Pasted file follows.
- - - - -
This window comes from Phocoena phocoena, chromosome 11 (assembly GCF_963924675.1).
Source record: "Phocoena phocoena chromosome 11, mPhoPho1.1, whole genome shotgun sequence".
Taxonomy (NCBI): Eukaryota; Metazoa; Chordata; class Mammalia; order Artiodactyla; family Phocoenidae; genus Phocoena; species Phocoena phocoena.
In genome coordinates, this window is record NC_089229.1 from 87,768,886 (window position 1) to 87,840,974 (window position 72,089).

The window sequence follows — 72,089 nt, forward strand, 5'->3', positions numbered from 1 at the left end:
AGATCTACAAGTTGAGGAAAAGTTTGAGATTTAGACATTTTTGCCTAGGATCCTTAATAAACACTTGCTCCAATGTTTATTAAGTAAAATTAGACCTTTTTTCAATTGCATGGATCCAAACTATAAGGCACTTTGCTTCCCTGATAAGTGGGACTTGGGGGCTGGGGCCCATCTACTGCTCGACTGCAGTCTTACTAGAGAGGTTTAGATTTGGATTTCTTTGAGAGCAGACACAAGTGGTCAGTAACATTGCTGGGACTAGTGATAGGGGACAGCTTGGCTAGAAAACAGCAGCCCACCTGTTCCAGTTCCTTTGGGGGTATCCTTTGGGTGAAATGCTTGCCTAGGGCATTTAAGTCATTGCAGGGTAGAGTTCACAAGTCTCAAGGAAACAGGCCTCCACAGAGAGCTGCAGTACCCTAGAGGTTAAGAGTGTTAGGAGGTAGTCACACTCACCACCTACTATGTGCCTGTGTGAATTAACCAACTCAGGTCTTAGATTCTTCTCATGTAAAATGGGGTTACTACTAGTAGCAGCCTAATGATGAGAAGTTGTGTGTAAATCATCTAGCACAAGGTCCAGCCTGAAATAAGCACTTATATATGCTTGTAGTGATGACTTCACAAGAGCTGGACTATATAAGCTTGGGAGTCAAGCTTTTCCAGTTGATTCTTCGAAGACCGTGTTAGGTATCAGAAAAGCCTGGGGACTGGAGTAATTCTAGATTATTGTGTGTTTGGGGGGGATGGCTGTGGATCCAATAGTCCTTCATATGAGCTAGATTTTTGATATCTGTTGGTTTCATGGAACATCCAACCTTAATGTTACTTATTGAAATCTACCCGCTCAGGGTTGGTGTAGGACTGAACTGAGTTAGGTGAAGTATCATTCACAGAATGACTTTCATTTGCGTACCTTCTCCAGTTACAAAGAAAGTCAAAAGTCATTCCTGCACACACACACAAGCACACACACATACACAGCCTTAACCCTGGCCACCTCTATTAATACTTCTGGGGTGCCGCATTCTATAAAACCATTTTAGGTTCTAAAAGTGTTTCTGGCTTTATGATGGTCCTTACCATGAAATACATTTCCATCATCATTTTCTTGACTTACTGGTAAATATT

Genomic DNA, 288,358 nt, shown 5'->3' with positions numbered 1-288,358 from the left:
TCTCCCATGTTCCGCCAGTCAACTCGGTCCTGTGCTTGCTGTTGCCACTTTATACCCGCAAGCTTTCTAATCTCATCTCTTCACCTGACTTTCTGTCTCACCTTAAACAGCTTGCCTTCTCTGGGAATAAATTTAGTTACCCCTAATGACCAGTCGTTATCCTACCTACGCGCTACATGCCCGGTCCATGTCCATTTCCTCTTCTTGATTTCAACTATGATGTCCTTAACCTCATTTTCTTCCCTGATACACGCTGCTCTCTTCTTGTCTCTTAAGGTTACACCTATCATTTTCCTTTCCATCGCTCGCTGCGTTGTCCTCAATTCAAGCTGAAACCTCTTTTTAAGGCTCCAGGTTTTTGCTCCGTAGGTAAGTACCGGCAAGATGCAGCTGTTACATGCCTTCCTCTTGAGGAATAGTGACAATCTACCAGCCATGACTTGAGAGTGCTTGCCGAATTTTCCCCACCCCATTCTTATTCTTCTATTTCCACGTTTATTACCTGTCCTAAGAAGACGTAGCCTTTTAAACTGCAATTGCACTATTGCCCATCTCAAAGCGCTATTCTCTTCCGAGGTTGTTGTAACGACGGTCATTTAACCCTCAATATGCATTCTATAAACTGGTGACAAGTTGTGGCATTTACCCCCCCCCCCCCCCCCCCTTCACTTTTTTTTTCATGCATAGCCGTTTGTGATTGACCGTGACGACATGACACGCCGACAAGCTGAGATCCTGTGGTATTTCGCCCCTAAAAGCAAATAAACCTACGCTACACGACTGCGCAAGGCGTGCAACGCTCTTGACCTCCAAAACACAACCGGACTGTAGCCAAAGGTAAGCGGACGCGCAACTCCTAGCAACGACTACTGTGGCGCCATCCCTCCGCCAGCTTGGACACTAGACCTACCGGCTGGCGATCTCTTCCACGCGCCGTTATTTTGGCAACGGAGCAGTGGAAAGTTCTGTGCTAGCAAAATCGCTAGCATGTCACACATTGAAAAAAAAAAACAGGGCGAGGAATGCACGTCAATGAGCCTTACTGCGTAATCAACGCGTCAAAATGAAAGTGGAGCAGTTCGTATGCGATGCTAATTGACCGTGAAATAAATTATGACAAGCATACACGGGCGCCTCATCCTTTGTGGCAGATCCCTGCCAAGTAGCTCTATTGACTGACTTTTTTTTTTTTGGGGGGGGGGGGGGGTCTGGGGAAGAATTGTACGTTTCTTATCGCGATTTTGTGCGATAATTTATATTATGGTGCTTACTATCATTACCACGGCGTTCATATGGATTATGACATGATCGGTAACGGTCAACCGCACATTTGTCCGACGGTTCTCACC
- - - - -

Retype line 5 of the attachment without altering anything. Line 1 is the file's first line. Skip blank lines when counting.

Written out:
The window sequence follows — 72,089 nt, forward strand, 5'->3', positions numbered from 1 at the left end: